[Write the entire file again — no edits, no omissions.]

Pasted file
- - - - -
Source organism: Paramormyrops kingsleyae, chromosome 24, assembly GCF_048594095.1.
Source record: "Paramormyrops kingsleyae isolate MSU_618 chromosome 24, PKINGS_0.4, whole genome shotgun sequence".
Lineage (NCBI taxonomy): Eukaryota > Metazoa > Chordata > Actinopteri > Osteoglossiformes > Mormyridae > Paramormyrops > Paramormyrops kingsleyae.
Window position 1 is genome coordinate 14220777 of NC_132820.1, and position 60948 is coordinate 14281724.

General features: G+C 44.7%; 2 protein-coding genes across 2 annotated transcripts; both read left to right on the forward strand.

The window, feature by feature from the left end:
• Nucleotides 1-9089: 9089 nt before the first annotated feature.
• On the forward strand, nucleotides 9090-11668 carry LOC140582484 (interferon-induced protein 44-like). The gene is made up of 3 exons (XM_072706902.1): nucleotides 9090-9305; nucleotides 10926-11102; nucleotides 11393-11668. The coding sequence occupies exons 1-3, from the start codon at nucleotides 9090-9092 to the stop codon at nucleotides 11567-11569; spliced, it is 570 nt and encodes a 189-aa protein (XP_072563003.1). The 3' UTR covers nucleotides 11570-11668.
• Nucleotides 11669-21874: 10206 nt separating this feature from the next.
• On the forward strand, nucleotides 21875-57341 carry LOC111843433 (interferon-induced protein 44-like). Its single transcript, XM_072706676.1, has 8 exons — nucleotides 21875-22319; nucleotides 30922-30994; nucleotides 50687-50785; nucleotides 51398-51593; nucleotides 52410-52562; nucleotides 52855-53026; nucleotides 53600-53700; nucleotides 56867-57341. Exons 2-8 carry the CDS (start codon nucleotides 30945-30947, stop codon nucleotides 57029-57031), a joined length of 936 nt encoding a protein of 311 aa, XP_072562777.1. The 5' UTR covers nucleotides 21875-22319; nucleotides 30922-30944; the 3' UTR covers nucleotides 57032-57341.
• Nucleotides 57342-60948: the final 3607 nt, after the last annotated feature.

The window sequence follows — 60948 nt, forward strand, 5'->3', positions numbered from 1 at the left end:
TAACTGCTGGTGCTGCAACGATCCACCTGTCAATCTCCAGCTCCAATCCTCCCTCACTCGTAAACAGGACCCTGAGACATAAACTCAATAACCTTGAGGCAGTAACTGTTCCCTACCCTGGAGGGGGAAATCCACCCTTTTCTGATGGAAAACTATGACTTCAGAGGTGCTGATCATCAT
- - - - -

Source organism: Paramormyrops kingsleyae, chromosome 24, assembly GCF_048594095.1.
Source record: "Paramormyrops kingsleyae isolate MSU_618 chromosome 24, PKINGS_0.4, whole genome shotgun sequence".
Lineage (NCBI taxonomy): Eukaryota > Metazoa > Chordata > Actinopteri > Osteoglossiformes > Mormyridae > Paramormyrops > Paramormyrops kingsleyae.
Window position 1 is genome coordinate 14220777 of NC_132820.1, and position 60948 is coordinate 14281724.

General features: G+C 44.7%; 2 protein-coding genes across 2 annotated transcripts; both read left to right on the forward strand.

The window, feature by feature from the left end:
• Nucleotides 1-9089: 9089 nt before the first annotated feature.
• On the forward strand, nucleotides 9090-11668 carry LOC140582484 (interferon-induced protein 44-like). The gene is made up of 3 exons (XM_072706902.1): nucleotides 9090-9305; nucleotides 10926-11102; nucleotides 11393-11668. The coding sequence occupies exons 1-3, from the start codon at nucleotides 9090-9092 to the stop codon at nucleotides 11567-11569; spliced, it is 570 nt and encodes a 189-aa protein (XP_072563003.1). The 3' UTR covers nucleotides 11570-11668.
• Nucleotides 11669-21874: 10206 nt separating this feature from the next.
• On the forward strand, nucleotides 21875-57341 carry LOC111843433 (interferon-induced protein 44-like). Its single transcript, XM_072706676.1, has 8 exons — nucleotides 21875-22319; nucleotides 30922-30994; nucleotides 50687-50785; nucleotides 51398-51593; nucleotides 52410-52562; nucleotides 52855-53026; nucleotides 53600-53700; nucleotides 56867-57341. Exons 2-8 carry the CDS (start codon nucleotides 30945-30947, stop codon nucleotides 57029-57031), a joined length of 936 nt encoding a protein of 311 aa, XP_072562777.1. The 5' UTR covers nucleotides 21875-22319; nucleotides 30922-30944; the 3' UTR covers nucleotides 57032-57341.
• Nucleotides 57342-60948: the final 3607 nt, after the last annotated feature.

The window sequence follows — 60948 nt, forward strand, 5'->3', positions numbered from 1 at the left end:
TAACTGCTGGTGCTGCAACGATCCACCTGTCAATCTCCAGCTCCAATCCTCCCTCACTCGTAAACAGGACCCTGAGACATAAACTCAATAACCTTGAGGCAGTAACTGTTCCCTACCCTGGAGGGGGAAATCCACCCTTTTCTGATGGAAAACTATGACTTCAGAGGTGCTGATCATCAT